This section is from "The Horticulturist, And Journal Of Rural Art And Rural Taste", by P. Barry, A. J. Downing, J. Jay Smith, Peter B. Mead, F. W. Woodward, Henry T. Williams. Also available from Amazon: Horticulturist and Journal of Rural Art and Rural Taste.
Quite a number of strawberry growers have expressed incredulous opinions of the practicability of this plan, to which we reply that in every case that has come under our notice, it has been a complete success. Indeed, one gentleman in Central New York stated last fall to us that he had practiced it uniformly for eight years, and had never been obliged to reset his plants or renew his bed; while the luxuriance of his plants, and size and quality of his berries were matters of great notoriety in his own neighborhood. The propriety of cutting off all the old and exhausted stems, leaves, etc., after fruiting, will not be questioned, we think, by any one. We would only add, by way of caution, that wherever the plants are thus mown, and tops cut off, it is imperatively necessary to protect the crown with some mulch, until it shoots out a sufficient quantity of fresh green leaves to enable it to take care of itself. The following letter, confirmatory of our ideas, was written recently by Ira Smith, of Peoria, Illinois, to the Farmers' Club, New York City:
"Observing frequent inquiries made of the Farmers' Club regarding the propriety of mowing strawberry plants after fruiting, and that the members have been rather shy in giving an opinion, I offer the following experience of my own : About ten years ago, noticing, as had frequently occurred before, that after fruiting, the weather being hot and dry, many of my plants apparently fresh and healthy in the morning, would lie flat on the ground, withered, and seemingly nearly dead at night, as though something had severed the roots and cut off the supply of moisture. This being often repeated for a month, half of the plants would sometimes be dead, and the rest greatly injured. All strawberry growers have witnessed the same. It is called here sun scalded. On examination I found the roots whole, sound, and in good order, except as dry as a chip. The following hypothesis was then suggested to my mind as the probable cause : after putting forth their utmost strength in the production of a bountiful yield, the plant now, like all else of animated nature, including man, and, from accounts, divinity itself, requires a season of rest, and cannot at once replace the exhausted energy of the rootlets so as to gather in sufficient moisture to meet the excessive demand for evaporation from the leaves.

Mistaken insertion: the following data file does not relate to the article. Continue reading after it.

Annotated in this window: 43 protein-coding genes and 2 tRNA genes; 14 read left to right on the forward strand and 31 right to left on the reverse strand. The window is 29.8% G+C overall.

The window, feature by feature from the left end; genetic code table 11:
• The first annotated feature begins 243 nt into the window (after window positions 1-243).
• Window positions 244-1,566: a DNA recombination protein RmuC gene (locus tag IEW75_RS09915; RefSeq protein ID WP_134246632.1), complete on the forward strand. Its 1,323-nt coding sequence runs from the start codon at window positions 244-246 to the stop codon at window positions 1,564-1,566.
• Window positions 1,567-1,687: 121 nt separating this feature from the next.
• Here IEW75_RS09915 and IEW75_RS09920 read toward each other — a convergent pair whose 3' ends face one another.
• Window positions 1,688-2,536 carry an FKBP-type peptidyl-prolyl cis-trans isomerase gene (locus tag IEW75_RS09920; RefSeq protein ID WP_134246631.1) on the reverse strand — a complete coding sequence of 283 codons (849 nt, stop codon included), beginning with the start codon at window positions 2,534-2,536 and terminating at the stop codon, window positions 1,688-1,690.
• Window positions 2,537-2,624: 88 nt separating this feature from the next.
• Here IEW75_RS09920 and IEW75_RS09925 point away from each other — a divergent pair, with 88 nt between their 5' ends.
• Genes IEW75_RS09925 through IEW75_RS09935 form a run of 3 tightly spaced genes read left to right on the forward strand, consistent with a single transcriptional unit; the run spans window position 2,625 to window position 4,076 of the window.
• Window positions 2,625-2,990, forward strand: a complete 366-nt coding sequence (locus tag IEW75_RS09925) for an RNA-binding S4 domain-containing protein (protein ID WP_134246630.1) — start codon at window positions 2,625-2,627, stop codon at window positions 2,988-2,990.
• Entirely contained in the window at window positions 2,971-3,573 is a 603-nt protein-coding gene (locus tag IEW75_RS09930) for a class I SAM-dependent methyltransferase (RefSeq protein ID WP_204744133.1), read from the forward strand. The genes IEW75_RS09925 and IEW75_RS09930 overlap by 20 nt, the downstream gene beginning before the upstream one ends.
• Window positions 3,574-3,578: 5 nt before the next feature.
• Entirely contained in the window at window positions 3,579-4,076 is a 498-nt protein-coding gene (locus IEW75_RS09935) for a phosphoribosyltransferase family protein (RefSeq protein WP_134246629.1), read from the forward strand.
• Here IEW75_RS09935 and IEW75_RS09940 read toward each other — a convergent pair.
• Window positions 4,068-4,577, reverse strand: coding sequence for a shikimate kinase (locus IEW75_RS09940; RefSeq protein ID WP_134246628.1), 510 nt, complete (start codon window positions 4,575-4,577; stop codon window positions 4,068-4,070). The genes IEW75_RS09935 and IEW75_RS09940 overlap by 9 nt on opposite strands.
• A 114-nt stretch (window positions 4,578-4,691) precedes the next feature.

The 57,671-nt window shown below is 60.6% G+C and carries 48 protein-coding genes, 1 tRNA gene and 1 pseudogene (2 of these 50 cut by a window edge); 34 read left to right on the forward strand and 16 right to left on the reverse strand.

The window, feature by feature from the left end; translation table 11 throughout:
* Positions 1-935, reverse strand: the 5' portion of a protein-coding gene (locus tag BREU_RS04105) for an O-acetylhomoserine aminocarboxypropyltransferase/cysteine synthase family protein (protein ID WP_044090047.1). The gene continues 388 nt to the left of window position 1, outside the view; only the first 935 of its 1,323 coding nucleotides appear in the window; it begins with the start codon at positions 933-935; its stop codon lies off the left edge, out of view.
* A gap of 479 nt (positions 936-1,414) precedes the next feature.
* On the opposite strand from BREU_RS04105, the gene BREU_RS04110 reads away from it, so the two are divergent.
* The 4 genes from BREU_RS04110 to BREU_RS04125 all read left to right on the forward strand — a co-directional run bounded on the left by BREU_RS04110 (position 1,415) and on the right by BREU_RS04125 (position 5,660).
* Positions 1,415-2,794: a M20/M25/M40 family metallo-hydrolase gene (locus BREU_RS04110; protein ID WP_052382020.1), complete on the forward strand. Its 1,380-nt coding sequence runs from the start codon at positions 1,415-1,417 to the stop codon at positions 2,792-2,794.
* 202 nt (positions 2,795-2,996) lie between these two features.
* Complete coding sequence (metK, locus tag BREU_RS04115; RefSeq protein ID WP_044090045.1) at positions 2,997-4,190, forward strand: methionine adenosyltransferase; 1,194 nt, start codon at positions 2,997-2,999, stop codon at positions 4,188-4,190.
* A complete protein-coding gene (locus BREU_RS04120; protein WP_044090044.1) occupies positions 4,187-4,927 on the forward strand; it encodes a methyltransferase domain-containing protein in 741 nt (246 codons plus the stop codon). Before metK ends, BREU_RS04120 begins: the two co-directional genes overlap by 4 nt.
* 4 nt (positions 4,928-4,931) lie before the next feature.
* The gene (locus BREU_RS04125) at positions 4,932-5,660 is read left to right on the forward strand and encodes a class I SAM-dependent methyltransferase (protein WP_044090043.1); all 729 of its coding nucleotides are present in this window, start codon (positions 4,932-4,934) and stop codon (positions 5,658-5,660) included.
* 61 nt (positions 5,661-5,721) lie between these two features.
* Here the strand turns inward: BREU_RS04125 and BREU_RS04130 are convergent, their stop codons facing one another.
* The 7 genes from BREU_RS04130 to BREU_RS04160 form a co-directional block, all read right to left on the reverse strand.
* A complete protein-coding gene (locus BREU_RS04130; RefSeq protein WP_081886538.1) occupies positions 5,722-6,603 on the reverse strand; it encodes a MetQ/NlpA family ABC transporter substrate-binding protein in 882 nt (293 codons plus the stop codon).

The roots thereby being sucked dry, death necessarily follows from starvation. The remedy, then, must be in removing the demand for evaporation. The test was made by mowing a portion of the patch close down, and was attended with perfect success. Since then my practice has been, after fruiting, to mow them close to the ground, and if the weather is hot and dry, scatter the leaves evenly over the beds, and after thanking them for their nice acid fruits, bid them rest in peace until August and September showers come with their life-restoring influences. Under this treatment I never lose a plant, however hot the weather may be. After August rains they recommence to grow, putting out no new runners, but covering the ground with large, dark, thrifty foliage, and the largest and freshest new crowns for the next year's crop, and never fail in giving a first-class yield for the season,"